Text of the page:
The “Kebeish bypass” starts with glycolate and ends with glycerate by considering three reactions in the chloroplast, namely, glycolate dehydrogenase (EC 1.1.99.14), tartronate semialdehyde carboxylase (EC 4.1.1.47), taking glyoxylate and producing CO2 and 2-hydroxy-3-oxopropanoate, as well as 2-hydroxy-3-oxopropionate reductase (EC 1.1.1.60), transforming 2-hydroxy-3-oxopropanoate (and NADH, NADPH, and H+) into glycerate (and NAD, NADP) (Figure 1). The “Maier bypass” consists of a complete glycolate catabolic cycle, including glycolate oxidase (EC 1.1.3.15), malate synthase (EC 2.3.3.9), transforming glyoxylate (and Acetyl-CoA, H2O) into malate (and CoA), and catalase (EC 1.11.1.16) (Figure 1), extending earlier promising findings only using the latter two enzymes (Fahnenstich et al., 2008). Malate is decarboxylated to pyruvate by the chloroplastic NADP-malic enzyme (EC 1.1.1.40), while the chloroplastic pyruvate dehydrogenase (PDH, EC 1.2.4.1) converts pyruvate into acetyl-CoA, yielding NADH and one molecule of CO2. By interconversions in the glycolate cycle, one molecule of glycolate is converted into two molecules of CO2. Whereas the “Kebeish bypass” reintroduces three-fourth of the glycerate into Calvin–Benson cycle intermediates, the second bypass operates without recycling of 3PGA [and Calvin–Benson cycle intermediates are depleted (Peterhansel et al., 2013a)].

The aim of our study is to test the extent to which large-scale metabolic models reproduce the experimental observations on engineering the two photorespiratory bypasses. For this purpose, we evaluated three state-of-the-art A. thaliana models, and used them to assess the effect of model size and model quality on the accuracy of predictions. In addition, we tested different scenarios with respect to the increase predicted upon enforcing additional biochemical constraints on the ratio between the fluxes of the RuBisCO carboxylation and oxygenation reactions. To avoid introduction of bias about the directionality of the introduced bypass reactions due to inability to assess the subcellular concentration of the participating metabolites, we systematically investigated the effect of all combinations of reaction reversibilities. As our main contribution, we demonstrate that the predictions for the increase in biomass upon insertion of the photorespiratory bypasses are in accord with experimental evidence across the studied models only upon the consideration of additional biochemical constraints. Therefore, our findings indicate the need for inclusion of additional constraints when using large-scale plant models for the design of viable metabolic engineering strategies.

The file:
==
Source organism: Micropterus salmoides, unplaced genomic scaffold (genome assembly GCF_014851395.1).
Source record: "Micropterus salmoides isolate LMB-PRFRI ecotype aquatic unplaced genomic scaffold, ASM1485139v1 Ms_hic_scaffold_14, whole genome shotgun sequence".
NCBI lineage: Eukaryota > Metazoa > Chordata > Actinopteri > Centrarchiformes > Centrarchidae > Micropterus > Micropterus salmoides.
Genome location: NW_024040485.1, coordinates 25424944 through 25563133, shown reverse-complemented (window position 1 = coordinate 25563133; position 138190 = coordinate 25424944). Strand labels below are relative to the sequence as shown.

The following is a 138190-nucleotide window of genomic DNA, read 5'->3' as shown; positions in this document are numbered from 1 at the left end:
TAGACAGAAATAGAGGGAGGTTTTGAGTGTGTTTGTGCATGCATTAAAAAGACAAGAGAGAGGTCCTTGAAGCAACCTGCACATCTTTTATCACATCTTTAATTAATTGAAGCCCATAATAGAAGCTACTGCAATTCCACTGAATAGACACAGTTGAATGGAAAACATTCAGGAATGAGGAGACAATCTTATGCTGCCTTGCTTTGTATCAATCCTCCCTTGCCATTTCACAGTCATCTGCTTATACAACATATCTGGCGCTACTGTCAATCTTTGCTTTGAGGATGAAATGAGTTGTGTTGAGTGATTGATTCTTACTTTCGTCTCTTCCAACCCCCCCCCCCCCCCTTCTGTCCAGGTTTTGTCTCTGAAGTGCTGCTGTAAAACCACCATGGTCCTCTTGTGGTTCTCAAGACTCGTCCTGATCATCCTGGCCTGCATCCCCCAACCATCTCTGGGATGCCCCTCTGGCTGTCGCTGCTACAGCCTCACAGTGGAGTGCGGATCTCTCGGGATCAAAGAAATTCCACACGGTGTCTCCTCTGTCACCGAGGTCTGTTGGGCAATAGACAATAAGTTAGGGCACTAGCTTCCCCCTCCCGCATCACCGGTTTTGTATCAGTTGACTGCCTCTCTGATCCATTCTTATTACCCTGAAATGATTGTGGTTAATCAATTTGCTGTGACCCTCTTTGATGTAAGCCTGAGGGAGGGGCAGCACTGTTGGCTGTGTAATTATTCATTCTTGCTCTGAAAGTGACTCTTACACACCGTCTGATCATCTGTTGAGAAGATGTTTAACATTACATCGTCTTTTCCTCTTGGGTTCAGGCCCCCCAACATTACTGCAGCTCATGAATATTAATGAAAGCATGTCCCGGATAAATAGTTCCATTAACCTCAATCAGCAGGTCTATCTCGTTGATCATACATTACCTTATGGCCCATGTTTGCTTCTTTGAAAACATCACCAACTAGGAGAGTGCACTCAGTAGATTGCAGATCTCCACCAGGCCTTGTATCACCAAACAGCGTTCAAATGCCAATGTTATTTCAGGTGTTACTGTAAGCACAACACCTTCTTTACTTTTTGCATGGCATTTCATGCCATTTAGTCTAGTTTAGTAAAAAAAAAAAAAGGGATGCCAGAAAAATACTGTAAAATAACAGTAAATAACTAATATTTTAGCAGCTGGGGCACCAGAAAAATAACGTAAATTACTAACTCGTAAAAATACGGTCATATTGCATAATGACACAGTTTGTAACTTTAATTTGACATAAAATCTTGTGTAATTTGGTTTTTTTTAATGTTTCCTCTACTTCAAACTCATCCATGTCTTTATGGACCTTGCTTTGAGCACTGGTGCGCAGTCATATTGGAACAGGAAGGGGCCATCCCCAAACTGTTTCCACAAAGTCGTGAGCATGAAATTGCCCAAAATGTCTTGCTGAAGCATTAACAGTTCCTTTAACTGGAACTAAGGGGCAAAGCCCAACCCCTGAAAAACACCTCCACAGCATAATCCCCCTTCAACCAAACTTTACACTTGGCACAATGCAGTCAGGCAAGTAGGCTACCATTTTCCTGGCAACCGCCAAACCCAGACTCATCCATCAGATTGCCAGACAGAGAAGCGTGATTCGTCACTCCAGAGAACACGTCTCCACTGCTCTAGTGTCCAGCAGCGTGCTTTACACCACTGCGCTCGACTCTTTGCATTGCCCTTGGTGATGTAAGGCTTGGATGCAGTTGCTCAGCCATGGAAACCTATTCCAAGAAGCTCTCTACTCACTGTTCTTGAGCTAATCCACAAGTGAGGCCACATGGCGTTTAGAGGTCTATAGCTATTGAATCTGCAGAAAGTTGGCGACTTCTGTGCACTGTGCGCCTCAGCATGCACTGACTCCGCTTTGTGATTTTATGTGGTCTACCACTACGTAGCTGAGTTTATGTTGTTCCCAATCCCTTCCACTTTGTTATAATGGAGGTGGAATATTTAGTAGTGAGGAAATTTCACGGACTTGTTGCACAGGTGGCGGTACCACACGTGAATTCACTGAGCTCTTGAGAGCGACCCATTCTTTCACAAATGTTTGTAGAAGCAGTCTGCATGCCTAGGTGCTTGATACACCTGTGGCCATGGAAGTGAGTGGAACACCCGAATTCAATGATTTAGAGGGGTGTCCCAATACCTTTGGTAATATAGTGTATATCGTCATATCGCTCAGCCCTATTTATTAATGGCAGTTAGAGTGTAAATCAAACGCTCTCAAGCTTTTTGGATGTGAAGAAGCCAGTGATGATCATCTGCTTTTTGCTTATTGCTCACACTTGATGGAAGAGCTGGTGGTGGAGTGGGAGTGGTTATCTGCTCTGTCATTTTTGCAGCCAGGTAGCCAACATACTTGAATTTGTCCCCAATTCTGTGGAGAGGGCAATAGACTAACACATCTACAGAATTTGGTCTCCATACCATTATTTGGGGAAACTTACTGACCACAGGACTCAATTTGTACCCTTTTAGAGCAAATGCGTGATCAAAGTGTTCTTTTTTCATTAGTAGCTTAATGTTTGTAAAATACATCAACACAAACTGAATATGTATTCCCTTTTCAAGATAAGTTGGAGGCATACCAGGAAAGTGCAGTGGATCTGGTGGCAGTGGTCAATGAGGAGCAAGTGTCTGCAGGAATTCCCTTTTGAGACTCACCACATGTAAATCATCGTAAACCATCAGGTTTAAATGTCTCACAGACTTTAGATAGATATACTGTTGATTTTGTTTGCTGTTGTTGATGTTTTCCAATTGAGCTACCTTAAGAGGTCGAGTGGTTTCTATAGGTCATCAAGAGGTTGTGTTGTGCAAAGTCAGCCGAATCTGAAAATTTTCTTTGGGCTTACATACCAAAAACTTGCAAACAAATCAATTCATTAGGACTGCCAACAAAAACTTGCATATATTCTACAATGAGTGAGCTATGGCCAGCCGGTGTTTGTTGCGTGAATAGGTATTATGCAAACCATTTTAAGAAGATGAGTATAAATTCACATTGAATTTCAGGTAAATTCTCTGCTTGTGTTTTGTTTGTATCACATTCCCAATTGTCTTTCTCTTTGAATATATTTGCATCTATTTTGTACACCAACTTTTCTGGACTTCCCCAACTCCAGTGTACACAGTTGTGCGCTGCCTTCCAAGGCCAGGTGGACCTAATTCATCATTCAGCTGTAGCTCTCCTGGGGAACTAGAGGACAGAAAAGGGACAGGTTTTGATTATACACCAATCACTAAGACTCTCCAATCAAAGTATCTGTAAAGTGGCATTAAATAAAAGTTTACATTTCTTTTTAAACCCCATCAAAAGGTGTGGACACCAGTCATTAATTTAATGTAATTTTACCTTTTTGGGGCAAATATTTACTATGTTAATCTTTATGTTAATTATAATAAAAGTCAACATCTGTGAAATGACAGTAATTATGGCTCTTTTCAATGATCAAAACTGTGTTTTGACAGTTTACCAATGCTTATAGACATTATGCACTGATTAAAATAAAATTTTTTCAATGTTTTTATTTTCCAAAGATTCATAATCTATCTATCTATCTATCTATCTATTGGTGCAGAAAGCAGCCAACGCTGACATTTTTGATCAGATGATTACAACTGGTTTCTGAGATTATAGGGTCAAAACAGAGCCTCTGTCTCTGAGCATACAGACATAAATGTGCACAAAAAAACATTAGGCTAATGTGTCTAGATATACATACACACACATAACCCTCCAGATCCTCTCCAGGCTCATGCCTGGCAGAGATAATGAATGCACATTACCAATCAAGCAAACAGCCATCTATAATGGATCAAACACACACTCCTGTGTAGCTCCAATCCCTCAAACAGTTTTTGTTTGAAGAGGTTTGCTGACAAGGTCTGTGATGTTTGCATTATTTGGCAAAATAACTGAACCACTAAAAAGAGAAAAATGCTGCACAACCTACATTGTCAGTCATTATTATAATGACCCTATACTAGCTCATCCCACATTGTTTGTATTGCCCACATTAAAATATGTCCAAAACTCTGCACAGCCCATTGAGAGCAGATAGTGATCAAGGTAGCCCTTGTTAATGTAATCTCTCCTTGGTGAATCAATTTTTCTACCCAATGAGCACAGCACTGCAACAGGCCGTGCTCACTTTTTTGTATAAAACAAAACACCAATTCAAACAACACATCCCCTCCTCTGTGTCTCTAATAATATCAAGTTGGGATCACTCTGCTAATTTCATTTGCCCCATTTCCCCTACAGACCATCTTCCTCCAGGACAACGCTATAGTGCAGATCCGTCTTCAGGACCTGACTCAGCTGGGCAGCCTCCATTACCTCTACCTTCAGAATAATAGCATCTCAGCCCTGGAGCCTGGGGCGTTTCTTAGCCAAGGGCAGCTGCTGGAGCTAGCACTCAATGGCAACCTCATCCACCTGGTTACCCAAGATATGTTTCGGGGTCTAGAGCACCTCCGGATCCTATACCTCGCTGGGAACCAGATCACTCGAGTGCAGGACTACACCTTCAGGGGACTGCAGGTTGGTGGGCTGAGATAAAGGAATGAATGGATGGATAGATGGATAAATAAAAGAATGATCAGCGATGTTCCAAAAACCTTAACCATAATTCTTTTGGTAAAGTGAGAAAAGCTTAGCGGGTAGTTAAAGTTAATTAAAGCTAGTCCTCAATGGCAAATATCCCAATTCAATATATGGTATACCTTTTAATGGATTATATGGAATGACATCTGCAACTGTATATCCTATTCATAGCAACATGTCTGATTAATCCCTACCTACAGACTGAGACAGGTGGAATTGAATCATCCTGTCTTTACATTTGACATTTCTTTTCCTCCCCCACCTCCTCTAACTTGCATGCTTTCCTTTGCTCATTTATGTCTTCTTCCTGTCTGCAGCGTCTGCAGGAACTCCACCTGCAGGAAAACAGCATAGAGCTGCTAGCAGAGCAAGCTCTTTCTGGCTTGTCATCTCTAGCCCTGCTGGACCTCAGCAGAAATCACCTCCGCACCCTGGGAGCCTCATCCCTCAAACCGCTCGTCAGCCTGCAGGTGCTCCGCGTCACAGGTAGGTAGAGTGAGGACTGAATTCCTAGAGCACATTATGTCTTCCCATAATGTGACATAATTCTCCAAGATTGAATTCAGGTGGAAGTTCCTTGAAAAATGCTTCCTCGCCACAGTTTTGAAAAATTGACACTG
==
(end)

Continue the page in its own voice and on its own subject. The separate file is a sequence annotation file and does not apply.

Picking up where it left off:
Materials and Methods

Models and Bypasses

The analysis is based on three large-scale models of A. thaliana metabolism: (1) a bottom-up (i.e., experiment-driven) reconstruction, where the operability of the incorporated reactions and metabolites is ensured by starting from well-documented and necessary biochemical pathways (Arnold and Nikoloski, 2014), (2) AraGEM, the first Arabidopsis genome-scale metabolic network, including primary metabolism of compartmentalized plant cells (de Oliveira Dal’Molin et al., 2010), and (3) a larger model that includes both primary and secondary metabolisms (Mintz-Oron et al., 2012). While the last two models come with a single biomass reaction, the smaller model of Arnold and Nikoloski considers three biomass reactions corresponding to biomass compositions that pertain to realistic and frequently examined scenarios: carbon-limiting, nitrogen-limiting, and optimal growth conditions (Kleessen et al., 2012). These biomass reactions were assembled by considering the composition of 1 g dry weight of Arabidopsis leaf under the respective conditions: growth under optimal condition reflects only, if any, light limitation under autotrophic conditions; nitrogen-limitation is based on a protocol that results in a mild but sustained restriction of growth upon restriction of nitrogen availability, while the carbon limitation is experimentally realized via short-day conditions (8:16 light–dark cycle) (Arnold and Nikoloski, 2014). The functional differences of these models have already been compared with respect to the ability to simulate photoautotrophic growth, number of blocked reactions, and flux coupling of reactions (Arnold and Nikoloski, 2014). This systematic comparative analysis indicated the suitability and added value of the bottom-up reconstruction, in which every reaction can carry flux, despite the greater degree of flux coupling, and, hence, more constrained flux space.

The photorespiratory bypasses were introduced by adding the corresponding reactions to the chloroplast of the three models: glycolate dehydrogenase, tartronate semialdehyde carboxylase, and 2-hydroxy-3-oxopropionate reductase for the Kebeish bypass; glycolate oxidase, malate synthase, and catalase for the Maier bypass. Since AraGEM does not contain glyoxylate or hydrogen peroxide in chloroplasts, we introduced the bypasses using the corresponding compounds from the cytosol (which is equivalent to introducing a transport reaction for allowing the exchange of these metabolites between the cytosol and chloroplast). The same approach was used for 2-hydroxy-3-oxopropanoate in the model by Mintz-Oron et al., which contains this metabolite only in the cytoplasm. Moreover, AraGEM and the model of Arnold and Nikoloski do not contain 2-hydroxy-3-oxopropanoate in any compartment. We, therefore, added the metabolite to the chloroplasts to allow introducing the Kebeish bypass. Note that this leads to a full coupling (i.e., fixed flux ratios) between the tartronate semialdehyde carboxylase and 2-hydroxy-3-oxopropionate reductase reactions in these models, since 2-hydroxy-3-oxopropanoate can only be produced and consumed by these reactions.